I can’t discover any of it in Lightroom and in RAW Therapee. Not much to say here. The FE 1.8/85 seems to be free of distortion.
Sony bakes some automatic correction into the RAWs of the Sony FE 1.8/85. This can not be disabled by the user in Lightroom. If you look at the files in Lightroom, the lens shows a low amount of vignetting of 1.3 EV wide open.
However, a look on that file in RawTherapee showed that the Lightroom result is not the whole truth. The real vignetting of this lens is 2.1 EV which is a typical result for a lens in that class.
Side note: Other native lenses have also vignetting correction baked into the RAW image. Most reviews don’t mention that and the end user usually only sees the corrected image.
Flare & Ghostings
Flare performance is the achilles heel of the Sony FE 1.8/85. I have shot the lens in the toughest (brightest) conditions, therefore I could drive this aspect to the limits with this lens. As you can see in the extreme samples below, there is always veiling flare around the sun. Furthermore, there are several ghostings with hard and soft edges around the frame. In the worst case, contrast can be lowered across the whole image. This can be a limiting factor for landscape photography although I have to emphasize that these conditions are quite extreme.
Lateral chromatic aberrations are not a big issue with the Sony FE 1.8/85. There are some minor traces but nothing that you can really worry about in the real world usage. A closer look to the file in RawTherapee indicates that there is also no correction of the lateral chromatic abberations baked into the RAW image.
There are longitudinal chromatic aberrations wide open, take a look at the sample below:
This lens shows some purple fringing at contrasty borders. It’s visible but not as bad as the Zeiss Makro Planar T* 2/100 for example. The sample image below shows purple chromatic aberrations in the focal plane which is an safe indicator for purple fringing:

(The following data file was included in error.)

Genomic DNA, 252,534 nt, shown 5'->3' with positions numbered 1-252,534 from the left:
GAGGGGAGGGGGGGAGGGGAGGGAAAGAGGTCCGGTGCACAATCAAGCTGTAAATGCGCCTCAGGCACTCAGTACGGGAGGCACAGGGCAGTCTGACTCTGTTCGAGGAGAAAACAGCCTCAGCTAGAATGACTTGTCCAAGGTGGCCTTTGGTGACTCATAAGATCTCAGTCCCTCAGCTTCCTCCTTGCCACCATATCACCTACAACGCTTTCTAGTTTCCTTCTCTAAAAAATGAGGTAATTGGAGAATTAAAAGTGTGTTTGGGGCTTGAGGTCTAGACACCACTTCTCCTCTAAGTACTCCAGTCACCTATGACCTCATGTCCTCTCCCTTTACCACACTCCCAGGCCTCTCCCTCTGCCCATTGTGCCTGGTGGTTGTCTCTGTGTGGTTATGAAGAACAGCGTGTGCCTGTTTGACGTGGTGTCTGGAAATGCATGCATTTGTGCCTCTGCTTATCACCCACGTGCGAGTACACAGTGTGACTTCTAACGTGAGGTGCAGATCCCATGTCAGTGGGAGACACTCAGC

The purple fringing is mostly evident in very high contrast scenes. The sample below shows the worst scenario that I have encountered so far. It shows mostly purple fringing and als longitudinal chromatic aberrations. In most situations, it is not as bad as that.
The bokeh is smooth at close to portrait distances. The quality of the background bokeh is a little higher than the quality of the foreground bokeh which is a good thing in most scenarios. The bokeh balls are free of onions rings (no aspherical elements) and free of chromatic aberrations.
The quality of the bokeh decreases with higher subject distance. The sample below shows a typical distance for environmental portraits:
The image below shows a 100% crop of the top right corner. The bokeh suffers from green outlining and a mild cat eye effect, although I wouldn’t say that the lens has “swirly” bokeh.
If you use the lens as a 127mm equivalent lens on an APS-C body, you will appreciate that the bokeh balls remain almost round until the edges of the frame, even at longer distances. You can also take a look at the transition zone from the sharp to the unsharp section of the image. I’d rate its quality as ok, but not brilliant. That would be also my conclusion for the bokeh of the Sony FE 1.8/85 in general. It’s nothing to really rave about in positive and also in negative ways.
Sony 1.4/85 GM:
This lens has the smoothest bokeh of all native 85mm lenses. It is also sharp wide open and outstanding across the frame a little stopped down. It’s built like a tank but heavy and large.
I have used it for a few months now and can recommend it for portait and also for landscape work (if you can carry it 😉 ). I’ll try to shoot a comparison to the FE 1.8/85 in the future.